Creativity comes in great numbers
The Forbes “30 under 30” darling Charlie Javice (surname spelled “Javic” in a Nov 13, 2018 article), was hailed as “one of the few women” able to make it to the “Big Money Startup” list. Whatever “due diligence” Forbes took part in, failed to discover or at the very least disclose the questionable nature of this Wharton School graduate:
One of the few women to crack the Big Money Startups list is 26-year-old Charlie Javic. She founded Frank, a financial services company streamlining the process of locating and applying for financial aid. The University of Pennsylvania graduate has raised $16 million from Aleph, Slow Ventures and Apollo Global Management. The company estimates that it has assisted over 300,000 students access $7 billion in aid.
Where did the 300,000 students come from? Hard to say, but it was only after three years had passed before anyone in the legacy media or the financial experts in Wall Street would start raising questions. It was when the business savvy folks at JP Morgan actually tried to send out emails to a batch of 400,000 email addresses (of course after already purchasing Javice’s company) and 70% of them bouncing back did JP Morgan finally get their “eureka!” moment. According to the press release from the SEC, prior to the sale, JP Morgan requested proof of the number of clients. Not being born yesterday, it seems as if JP Morgan’s crew weren’t willing to just take the “Forbes 30 under 30” darling’s word for it. Charlie Javice allegedly used a data scientist to inflate her client list to 4.25 million students as part of the alleged swindle, when Frank’s Director of engineering refused to fabricate the data. This apparently fraudulent list was then accepted as valid by JP Morgan, and the $175 million sale was finalized.
Javice’s apparent creativity in producing 4.25 million “clients”, wasn’t her only feat. Even as far back as 2011, she made it to be #99 on Fast Company’s “100 Most Creative People in Business 2011”
Charlie also was honored by the business experts at Crain’s New York in their
“40 under 40” list, featuring her as a shining star helping low income students, as well as those who have been in prison.
Javice has done her homework. Frank doesn’t focus on the Ivy League borrower, as many loan-refinance startups do. Indeed, many users are lower income, and some have spent time in prison. Javice supports online education, which is largely used by minority and lower-income students and, she says, unfairly demonized.From Crain’s New York “40 under 40” list in 2019
It’s quite unfortunate that someone hasn’t created a company like Frank to help people like Charlie Javice in case she ends up in prison. Maybe it would have been more beneficial to Charlie if she had received an online education, rather than learning her business skills at the Wharton School.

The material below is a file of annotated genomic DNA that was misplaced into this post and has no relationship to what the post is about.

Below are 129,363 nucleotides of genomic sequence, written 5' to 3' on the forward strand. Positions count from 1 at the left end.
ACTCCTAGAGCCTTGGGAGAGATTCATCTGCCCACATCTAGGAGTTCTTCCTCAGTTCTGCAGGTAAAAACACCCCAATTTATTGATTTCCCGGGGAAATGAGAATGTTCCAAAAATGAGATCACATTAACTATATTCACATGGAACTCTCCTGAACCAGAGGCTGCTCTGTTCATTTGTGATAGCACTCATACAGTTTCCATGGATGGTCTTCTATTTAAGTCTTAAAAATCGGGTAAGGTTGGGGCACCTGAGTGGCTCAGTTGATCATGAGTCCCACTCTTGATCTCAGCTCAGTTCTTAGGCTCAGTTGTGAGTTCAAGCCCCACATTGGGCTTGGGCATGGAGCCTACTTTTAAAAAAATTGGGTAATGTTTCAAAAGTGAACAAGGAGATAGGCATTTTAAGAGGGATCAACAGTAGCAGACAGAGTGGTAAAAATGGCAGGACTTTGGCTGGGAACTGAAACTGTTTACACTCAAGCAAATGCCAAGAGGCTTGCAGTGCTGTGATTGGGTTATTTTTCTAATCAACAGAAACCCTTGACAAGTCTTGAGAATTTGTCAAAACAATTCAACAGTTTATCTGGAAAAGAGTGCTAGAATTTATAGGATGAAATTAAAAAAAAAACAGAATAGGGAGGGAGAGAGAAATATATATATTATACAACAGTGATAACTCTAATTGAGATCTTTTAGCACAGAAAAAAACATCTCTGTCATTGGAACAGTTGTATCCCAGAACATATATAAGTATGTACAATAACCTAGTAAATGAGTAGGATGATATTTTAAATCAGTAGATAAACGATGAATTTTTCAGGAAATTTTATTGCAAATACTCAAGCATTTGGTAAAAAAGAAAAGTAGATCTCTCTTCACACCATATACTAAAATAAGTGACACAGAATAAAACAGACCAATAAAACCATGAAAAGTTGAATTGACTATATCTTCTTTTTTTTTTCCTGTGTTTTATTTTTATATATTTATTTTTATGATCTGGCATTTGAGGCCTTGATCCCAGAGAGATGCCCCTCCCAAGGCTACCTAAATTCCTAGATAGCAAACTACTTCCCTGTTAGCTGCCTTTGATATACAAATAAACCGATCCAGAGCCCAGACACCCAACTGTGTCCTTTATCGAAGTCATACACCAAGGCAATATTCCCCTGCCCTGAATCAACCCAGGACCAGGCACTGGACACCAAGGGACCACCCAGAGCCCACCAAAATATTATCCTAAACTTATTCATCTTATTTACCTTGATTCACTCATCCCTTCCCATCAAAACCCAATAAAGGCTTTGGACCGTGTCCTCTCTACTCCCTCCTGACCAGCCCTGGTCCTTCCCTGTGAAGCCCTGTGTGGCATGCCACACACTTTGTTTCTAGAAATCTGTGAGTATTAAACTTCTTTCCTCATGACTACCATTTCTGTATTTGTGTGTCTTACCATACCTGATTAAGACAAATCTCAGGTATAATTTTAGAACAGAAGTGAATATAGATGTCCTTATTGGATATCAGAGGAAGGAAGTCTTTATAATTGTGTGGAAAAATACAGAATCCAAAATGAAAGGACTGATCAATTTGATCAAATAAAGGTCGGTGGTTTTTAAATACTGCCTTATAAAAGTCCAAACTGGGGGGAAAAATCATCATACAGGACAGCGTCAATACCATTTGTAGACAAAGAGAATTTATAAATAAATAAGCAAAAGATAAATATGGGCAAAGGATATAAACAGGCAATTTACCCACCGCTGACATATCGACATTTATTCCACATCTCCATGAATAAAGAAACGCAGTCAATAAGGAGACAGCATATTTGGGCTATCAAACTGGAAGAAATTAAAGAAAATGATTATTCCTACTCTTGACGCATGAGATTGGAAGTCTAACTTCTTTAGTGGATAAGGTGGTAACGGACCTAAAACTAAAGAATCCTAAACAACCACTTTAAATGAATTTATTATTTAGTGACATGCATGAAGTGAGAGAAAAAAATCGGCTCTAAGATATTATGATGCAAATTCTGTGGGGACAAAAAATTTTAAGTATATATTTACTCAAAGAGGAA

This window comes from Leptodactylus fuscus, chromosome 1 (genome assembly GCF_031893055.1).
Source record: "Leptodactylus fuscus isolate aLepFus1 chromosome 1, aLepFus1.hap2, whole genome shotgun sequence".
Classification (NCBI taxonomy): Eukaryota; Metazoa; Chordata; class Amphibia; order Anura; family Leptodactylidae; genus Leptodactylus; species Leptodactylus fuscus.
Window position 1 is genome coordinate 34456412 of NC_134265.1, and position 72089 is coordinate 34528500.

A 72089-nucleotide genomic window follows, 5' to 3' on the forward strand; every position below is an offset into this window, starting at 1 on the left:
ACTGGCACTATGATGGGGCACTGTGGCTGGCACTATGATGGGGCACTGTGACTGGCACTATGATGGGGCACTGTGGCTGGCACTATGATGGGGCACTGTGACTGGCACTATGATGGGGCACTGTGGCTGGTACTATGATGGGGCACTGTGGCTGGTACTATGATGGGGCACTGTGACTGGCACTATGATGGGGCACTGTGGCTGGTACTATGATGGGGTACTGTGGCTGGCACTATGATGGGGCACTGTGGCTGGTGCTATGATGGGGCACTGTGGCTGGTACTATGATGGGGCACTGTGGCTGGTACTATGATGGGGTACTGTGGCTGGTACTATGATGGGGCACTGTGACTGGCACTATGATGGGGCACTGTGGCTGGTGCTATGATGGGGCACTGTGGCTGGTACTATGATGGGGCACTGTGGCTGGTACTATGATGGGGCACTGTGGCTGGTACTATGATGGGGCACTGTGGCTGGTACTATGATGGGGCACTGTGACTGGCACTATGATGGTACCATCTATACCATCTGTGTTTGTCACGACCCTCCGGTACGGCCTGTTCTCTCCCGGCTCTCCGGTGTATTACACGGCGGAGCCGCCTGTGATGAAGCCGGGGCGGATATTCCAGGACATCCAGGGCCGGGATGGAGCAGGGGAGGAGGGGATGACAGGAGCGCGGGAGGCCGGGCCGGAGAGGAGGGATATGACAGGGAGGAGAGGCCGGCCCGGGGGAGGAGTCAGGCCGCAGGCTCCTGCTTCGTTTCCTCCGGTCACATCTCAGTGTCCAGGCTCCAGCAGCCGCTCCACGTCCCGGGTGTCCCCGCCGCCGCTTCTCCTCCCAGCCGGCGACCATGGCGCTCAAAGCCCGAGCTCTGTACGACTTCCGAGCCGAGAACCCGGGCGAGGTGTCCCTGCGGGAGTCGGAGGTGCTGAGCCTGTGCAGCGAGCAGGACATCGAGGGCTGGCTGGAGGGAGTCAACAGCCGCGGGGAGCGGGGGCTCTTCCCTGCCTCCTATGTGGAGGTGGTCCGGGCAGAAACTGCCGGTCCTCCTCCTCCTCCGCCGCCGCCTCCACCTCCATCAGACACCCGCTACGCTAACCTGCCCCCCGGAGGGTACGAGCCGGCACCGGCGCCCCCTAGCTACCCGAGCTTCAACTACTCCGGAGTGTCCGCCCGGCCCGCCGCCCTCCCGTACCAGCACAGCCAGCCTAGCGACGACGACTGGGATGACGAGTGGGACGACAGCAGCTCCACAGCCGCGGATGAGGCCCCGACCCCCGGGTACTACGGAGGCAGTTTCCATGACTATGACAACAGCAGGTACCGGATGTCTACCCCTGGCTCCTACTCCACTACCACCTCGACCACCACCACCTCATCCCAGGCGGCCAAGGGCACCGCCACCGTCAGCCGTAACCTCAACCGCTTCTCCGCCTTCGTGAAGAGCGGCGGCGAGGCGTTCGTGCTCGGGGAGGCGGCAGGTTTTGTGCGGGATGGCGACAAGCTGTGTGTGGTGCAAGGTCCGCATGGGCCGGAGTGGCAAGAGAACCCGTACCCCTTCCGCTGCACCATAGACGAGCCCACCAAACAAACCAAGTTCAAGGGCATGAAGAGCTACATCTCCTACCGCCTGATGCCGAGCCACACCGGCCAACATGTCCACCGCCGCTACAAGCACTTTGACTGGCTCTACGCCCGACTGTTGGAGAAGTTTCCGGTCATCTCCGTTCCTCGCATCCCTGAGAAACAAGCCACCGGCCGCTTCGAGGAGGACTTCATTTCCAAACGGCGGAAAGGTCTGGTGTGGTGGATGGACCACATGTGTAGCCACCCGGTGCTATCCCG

Wharton School Alumni
It is typical for establishment schools, maybe even Ivy league colleges like the Wharton School, to screen applicants for good character, public service, and community engagement. Those who must work part-time jobs while in High School, take care of younger siblings, or opt to spend their time at home developing their scientific or creative skills could be at a disadvantage or be seen as less desirable candidates. Besides being the daughter of a Hedge Fund manager, Charlie’s resume in community service could have potentially boosted her chances of getting accepted at the Wharton School where she studied finance and law, yet this public service did not translate into an alumni of good character (if the allegations of fraud turn out to be true).
Had Charlie Javice developed a cure for a horrible disease, The Wharton School would likely take at least partial credit for helping to mold her into an accomplished alumni. Yet, for some reason, it seems doubtful they will be as eager to promote her today as they once did in an article by the Wharton Global Youth program while she attended Wharton.
In 2017 Charlie Javice and Frank were ordered by an Israeli court to pay former CTO and Co-founder Adi Omesy 120,00 Israeli shekel ($35,000) in unpaid wages.
Also in 2017, The US Department of Education issued a “cease and desist” letter, and accused Frank of infringing upon the FAFSA (Free Application for Federal Student Aid) trademark with the website “frankfafsa.com” which was alleged to cause confusion among students with social media posts referring to the form as “Frank’s FAFSA”. Frank was not affiliated with the FAFSA nor with the US Department of Education. Frank settled with the Department of Education in 2018.
Surprised? FRANK-ly not at all
With so much hype about “genius” “entrepreneurs” such as Sam Bankman-Fried (son of Stanford law professors Barbara Fried and Joseph Bankman), Caroline Ellison (daughter of MIT economics professors Glenn and Sara Fisher Ellison), and most recently Charlie Javice (daughter of Hedge Fund manager Didier Javice), FRANK-ly nobody should be surprised (if these allegations are true), how the well-connected easily have access to capital for enriching themselves at the detriment to the rest of society. Charlie Javice went out on a $2 million bail, able to stroll Miami Beach as she endeavors out of her $1.4 million Miami condominium while students and grads worry how to pay their loans.